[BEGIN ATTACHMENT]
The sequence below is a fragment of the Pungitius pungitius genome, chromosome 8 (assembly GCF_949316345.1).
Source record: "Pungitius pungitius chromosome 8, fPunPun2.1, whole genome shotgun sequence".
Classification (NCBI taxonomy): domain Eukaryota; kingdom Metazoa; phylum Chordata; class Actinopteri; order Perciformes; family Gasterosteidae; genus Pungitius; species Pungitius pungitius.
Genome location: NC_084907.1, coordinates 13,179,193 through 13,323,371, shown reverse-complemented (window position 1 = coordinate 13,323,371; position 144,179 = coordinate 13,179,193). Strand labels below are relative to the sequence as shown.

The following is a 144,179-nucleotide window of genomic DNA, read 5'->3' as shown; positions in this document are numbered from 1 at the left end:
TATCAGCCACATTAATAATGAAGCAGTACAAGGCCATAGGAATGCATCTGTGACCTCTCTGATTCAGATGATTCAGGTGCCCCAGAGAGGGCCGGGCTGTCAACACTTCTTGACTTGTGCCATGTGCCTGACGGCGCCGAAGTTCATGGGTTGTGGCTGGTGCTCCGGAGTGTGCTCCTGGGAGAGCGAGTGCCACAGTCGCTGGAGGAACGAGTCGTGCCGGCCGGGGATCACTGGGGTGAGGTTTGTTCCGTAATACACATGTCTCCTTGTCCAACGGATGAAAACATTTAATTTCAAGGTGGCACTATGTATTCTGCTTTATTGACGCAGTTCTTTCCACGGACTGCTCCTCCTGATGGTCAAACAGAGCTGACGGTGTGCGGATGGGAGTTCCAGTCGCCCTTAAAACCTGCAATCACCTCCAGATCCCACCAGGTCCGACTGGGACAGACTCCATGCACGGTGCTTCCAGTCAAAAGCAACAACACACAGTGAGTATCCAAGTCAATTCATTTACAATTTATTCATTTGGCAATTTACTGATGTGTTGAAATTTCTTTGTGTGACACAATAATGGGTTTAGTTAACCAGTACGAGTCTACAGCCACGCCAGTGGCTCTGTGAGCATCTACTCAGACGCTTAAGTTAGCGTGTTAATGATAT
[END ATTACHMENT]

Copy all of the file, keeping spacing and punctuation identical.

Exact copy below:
The sequence below is a fragment of the Pungitius pungitius genome, chromosome 8 (assembly GCF_949316345.1).
Source record: "Pungitius pungitius chromosome 8, fPunPun2.1, whole genome shotgun sequence".
Classification (NCBI taxonomy): domain Eukaryota; kingdom Metazoa; phylum Chordata; class Actinopteri; order Perciformes; family Gasterosteidae; genus Pungitius; species Pungitius pungitius.
Genome location: NC_084907.1, coordinates 13,179,193 through 13,323,371, shown reverse-complemented (window position 1 = coordinate 13,323,371; position 144,179 = coordinate 13,179,193). Strand labels below are relative to the sequence as shown.

The following is a 144,179-nucleotide window of genomic DNA, read 5'->3' as shown; positions in this document are numbered from 1 at the left end:
TATCAGCCACATTAATAATGAAGCAGTACAAGGCCATAGGAATGCATCTGTGACCTCTCTGATTCAGATGATTCAGGTGCCCCAGAGAGGGCCGGGCTGTCAACACTTCTTGACTTGTGCCATGTGCCTGACGGCGCCGAAGTTCATGGGTTGTGGCTGGTGCTCCGGAGTGTGCTCCTGGGAGAGCGAGTGCCACAGTCGCTGGAGGAACGAGTCGTGCCGGCCGGGGATCACTGGGGTGAGGTTTGTTCCGTAATACACATGTCTCCTTGTCCAACGGATGAAAACATTTAATTTCAAGGTGGCACTATGTATTCTGCTTTATTGACGCAGTTCTTTCCACGGACTGCTCCTCCTGATGGTCAAACAGAGCTGACGGTGTGCGGATGGGAGTTCCAGTCGCCCTTAAAACCTGCAATCACCTCCAGATCCCACCAGGTCCGACTGGGACAGACTCCATGCACGGTGCTTCCAGTCAAAAGCAACAACACACAGTGAGTATCCAAGTCAATTCATTTACAATTTATTCATTTGGCAATTTACTGATGTGTTGAAATTTCTTTGTGTGACACAATAATGGGTTTAGTTAACCAGTACGAGTCTACAGCCACGCCAGTGGCTCTGTGAGCATCTACTCAGACGCTTAAGTTAGCGTGTTAATGATAT